Monday, 5 July 2010

The Scottish Game Fair at Scone

Early July and the calendar turns to the Scottish Game Fair at Scone.

My daughter, Sophie, grandson, Adam, and I made it along there on Sunday afternoon. Rain had poured down since the night before and we took waterproofs. However, when we arrived the sun was shining and with it a welcoming warmth, so we left our waterproofs behind in the car.

Hardly had we entered the main area of the Fair than huge, black clouds blew in from the west and towered over us. Spots of rain fell. We looked at each other and regretted our folly. No time to go back to the car though, so we hastened towards booths that looked welcoming.

Such a one was this one with its furniture made of the antlers of red and fallow deer.

Before we had reached this haven, we passed by the Game and Wildlife Conservancy Trust's main exhibition, which was the same as last year in its emphasis on the desirability of killing any animal that might like to eat birds that humans like to shoot and eat.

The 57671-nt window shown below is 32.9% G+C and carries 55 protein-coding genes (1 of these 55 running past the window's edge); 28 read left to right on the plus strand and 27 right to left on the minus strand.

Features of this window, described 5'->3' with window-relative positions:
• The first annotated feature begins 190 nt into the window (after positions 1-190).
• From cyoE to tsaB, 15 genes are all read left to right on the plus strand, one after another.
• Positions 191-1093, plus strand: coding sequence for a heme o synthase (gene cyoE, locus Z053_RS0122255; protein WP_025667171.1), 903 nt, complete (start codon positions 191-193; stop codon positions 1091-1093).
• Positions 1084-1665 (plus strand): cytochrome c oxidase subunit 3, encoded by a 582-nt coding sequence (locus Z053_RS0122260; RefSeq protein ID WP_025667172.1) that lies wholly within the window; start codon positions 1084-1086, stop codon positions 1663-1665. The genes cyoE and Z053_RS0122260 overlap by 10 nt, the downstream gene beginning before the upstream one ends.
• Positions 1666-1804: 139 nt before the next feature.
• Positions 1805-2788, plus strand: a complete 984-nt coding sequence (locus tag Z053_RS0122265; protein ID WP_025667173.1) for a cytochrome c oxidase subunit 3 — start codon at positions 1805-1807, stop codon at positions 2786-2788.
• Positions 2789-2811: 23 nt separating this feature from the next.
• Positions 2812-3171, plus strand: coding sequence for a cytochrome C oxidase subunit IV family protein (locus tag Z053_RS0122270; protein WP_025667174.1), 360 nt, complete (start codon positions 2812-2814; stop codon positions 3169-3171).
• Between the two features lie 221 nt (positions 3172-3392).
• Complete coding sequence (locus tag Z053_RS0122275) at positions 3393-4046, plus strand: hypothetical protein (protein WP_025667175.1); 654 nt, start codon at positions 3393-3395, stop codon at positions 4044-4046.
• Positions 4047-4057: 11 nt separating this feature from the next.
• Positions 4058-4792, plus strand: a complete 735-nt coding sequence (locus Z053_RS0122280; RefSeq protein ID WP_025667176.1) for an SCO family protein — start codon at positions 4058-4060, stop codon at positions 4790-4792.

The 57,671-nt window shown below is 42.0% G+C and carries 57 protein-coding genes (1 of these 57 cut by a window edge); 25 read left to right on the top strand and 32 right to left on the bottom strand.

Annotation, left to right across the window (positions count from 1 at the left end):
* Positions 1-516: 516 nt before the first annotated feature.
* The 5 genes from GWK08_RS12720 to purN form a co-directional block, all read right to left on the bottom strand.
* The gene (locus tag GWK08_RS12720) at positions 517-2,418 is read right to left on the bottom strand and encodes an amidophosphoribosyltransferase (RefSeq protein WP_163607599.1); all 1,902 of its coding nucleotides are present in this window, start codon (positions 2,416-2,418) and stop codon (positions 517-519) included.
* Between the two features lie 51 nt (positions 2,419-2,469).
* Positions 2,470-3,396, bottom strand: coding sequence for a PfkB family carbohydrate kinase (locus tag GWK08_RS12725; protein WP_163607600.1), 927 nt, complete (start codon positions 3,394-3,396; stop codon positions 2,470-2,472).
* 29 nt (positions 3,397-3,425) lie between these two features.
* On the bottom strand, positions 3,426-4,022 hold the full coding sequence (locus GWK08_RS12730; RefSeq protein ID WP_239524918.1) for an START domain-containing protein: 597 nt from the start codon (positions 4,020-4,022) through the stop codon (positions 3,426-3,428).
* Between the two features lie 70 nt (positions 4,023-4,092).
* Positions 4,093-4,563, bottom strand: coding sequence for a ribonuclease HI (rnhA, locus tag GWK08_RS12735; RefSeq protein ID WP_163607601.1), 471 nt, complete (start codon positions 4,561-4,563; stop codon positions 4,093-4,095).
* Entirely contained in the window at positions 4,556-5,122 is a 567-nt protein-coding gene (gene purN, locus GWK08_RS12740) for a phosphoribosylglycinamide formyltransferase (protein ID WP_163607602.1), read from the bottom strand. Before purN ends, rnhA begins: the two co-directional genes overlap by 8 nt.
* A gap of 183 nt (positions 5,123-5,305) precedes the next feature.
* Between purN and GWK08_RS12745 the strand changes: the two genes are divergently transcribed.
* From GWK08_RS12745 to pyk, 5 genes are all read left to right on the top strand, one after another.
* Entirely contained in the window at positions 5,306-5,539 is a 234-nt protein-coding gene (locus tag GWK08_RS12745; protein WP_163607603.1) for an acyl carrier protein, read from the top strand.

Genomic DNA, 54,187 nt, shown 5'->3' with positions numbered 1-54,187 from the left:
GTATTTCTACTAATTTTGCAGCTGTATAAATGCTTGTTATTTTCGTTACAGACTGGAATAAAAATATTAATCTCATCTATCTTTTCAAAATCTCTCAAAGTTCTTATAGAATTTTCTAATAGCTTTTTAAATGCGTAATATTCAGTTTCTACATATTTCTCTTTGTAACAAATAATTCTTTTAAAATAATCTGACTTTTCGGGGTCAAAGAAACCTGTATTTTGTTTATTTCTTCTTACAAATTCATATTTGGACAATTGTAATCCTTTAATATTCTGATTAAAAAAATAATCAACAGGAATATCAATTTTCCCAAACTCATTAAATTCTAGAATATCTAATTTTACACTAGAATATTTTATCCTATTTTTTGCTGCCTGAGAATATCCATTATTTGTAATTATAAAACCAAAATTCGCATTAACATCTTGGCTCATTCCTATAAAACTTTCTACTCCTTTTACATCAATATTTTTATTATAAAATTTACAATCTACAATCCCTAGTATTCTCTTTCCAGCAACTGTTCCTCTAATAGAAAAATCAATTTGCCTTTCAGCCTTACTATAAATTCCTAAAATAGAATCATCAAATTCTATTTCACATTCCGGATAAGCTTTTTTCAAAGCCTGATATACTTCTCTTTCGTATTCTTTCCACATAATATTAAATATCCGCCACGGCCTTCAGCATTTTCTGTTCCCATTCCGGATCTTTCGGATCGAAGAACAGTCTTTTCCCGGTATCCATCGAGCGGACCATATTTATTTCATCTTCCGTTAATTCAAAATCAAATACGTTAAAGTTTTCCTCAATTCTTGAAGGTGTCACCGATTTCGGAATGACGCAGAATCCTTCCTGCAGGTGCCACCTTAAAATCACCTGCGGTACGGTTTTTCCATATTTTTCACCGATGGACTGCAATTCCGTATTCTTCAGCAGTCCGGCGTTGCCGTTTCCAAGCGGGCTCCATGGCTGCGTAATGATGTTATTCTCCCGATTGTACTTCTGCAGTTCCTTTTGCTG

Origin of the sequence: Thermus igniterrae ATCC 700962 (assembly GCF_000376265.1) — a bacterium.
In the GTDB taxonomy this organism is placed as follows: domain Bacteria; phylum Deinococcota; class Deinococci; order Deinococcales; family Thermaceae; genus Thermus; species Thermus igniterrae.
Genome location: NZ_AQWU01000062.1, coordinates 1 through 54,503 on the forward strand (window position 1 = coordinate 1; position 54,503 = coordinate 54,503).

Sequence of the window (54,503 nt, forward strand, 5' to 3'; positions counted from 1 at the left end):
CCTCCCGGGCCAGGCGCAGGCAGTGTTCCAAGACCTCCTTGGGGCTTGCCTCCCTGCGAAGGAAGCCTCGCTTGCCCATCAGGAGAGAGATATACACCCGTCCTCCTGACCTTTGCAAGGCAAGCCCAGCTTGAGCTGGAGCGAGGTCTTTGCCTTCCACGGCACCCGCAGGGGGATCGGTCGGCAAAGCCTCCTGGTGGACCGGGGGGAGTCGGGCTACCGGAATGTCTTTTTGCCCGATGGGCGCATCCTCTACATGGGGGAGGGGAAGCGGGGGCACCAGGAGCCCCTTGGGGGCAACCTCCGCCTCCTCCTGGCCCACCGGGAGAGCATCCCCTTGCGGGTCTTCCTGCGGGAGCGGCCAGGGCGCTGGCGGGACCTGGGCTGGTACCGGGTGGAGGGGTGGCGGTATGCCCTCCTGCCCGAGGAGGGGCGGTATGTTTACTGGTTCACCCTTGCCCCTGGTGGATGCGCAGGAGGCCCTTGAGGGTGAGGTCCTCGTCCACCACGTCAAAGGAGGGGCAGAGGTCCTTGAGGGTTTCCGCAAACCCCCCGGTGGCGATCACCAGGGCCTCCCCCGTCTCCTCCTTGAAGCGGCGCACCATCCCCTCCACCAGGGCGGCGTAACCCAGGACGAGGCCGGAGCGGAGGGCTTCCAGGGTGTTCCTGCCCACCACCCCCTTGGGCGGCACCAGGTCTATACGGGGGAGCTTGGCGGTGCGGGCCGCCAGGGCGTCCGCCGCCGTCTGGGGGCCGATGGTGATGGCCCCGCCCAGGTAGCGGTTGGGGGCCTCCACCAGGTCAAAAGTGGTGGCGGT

Adding in, as this photograph shows, animals that do things to commercial forestry. I agree that we need to control the numbers of deer so, as we have driven the native carnivores such as the lynx or wolf that did some of the job to extinction, we have to do it ourselves.

I always think that this device for luring foxes to their death is a particularly unpleasant one. Inside the plastic barrel, which must be kept shut for reasons of health and safety, are the decaying remains of other creatures that have been killed for whatever reason, and the fox is lured towards this, but has to make its way along paths on which snares have been set.
Among the Good, The Bad and the Ugly on display, I noticed this stuffed polecat (Mustela putorius).

Polecats, along with other Goodsbadsanduglies, are protected, but they belong to a species that is extending its range after being driven almost to extinction, and this is something that some shooting folk do not like.

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